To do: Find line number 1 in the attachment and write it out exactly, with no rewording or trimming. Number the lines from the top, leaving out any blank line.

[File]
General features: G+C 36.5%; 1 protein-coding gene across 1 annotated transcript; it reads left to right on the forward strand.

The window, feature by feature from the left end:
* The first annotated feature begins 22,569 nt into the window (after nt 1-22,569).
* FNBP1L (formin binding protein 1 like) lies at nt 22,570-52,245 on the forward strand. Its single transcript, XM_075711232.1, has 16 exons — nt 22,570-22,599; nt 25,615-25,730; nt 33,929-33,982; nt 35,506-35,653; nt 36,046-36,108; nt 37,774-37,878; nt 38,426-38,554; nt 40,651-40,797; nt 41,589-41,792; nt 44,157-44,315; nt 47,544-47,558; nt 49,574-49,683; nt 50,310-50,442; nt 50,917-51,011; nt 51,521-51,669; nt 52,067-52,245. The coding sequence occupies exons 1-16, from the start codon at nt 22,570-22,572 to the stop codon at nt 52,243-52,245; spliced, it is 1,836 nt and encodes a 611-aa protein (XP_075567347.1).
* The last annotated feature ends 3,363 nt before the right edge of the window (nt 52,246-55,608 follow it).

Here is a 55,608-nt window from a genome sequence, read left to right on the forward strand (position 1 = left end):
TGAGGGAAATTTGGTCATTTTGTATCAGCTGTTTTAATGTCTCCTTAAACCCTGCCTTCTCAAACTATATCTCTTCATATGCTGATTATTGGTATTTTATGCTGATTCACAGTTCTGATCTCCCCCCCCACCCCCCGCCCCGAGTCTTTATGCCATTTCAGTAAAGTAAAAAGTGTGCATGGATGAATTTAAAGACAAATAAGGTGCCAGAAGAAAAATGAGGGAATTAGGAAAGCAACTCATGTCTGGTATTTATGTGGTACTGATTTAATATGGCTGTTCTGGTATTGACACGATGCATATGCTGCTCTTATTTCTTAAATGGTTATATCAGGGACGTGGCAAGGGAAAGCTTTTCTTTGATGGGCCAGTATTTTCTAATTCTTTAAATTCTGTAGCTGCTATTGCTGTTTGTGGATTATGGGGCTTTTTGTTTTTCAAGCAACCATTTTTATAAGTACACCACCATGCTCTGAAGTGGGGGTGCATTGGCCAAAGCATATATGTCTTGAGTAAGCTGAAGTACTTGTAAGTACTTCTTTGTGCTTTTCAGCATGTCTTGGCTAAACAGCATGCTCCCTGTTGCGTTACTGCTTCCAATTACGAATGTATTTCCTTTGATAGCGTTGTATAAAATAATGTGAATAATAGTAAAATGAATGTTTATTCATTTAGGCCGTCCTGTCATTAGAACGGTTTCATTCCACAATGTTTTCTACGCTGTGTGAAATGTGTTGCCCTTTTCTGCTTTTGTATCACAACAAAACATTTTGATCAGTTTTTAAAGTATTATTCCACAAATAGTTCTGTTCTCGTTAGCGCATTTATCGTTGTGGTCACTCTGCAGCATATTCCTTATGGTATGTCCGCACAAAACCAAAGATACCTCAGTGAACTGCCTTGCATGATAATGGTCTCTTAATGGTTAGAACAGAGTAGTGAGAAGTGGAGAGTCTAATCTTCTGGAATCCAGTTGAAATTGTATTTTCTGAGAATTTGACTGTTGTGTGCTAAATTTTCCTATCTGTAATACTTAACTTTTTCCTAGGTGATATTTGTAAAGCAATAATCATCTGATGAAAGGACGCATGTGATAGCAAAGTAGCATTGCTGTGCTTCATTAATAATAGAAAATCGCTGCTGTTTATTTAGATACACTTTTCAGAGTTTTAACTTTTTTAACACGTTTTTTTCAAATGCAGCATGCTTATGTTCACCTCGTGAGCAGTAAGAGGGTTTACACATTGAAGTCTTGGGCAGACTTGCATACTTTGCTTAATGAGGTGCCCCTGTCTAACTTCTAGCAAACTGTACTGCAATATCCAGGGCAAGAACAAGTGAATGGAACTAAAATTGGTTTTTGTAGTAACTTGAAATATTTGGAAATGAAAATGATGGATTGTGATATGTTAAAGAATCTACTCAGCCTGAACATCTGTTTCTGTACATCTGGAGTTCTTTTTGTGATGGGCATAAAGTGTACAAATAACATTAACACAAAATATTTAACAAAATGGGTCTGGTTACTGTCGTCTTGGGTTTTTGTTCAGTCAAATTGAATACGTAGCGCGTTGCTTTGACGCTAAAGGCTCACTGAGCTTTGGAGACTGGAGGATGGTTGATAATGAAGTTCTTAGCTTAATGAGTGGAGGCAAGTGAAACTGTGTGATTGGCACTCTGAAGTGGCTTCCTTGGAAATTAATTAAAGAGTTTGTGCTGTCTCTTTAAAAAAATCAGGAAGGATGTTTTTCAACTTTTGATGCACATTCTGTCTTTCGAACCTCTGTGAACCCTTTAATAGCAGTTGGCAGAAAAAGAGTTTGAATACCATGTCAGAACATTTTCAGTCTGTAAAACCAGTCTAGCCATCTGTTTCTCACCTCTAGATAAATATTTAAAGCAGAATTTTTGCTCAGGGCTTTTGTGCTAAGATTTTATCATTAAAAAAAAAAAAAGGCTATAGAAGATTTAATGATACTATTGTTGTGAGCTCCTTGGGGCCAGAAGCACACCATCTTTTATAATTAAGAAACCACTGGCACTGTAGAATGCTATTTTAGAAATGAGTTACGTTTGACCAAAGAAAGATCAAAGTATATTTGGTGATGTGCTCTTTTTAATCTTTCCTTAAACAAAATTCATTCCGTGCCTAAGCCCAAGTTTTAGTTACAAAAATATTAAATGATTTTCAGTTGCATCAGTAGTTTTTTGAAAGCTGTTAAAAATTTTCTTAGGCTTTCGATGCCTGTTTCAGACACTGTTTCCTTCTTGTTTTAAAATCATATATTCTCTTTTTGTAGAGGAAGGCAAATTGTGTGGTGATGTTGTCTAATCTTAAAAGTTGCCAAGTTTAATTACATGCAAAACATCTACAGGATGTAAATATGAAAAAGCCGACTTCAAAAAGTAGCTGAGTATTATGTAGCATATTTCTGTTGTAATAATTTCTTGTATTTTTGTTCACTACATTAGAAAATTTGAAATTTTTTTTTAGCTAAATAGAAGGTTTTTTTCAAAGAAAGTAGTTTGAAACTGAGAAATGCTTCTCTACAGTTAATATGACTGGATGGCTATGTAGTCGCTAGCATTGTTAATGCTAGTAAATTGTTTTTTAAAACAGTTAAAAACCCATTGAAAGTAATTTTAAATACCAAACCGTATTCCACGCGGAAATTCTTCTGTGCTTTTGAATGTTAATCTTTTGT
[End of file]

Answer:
General features: G+C 36.5%; 1 protein-coding gene across 1 annotated transcript; it reads left to right on the forward strand.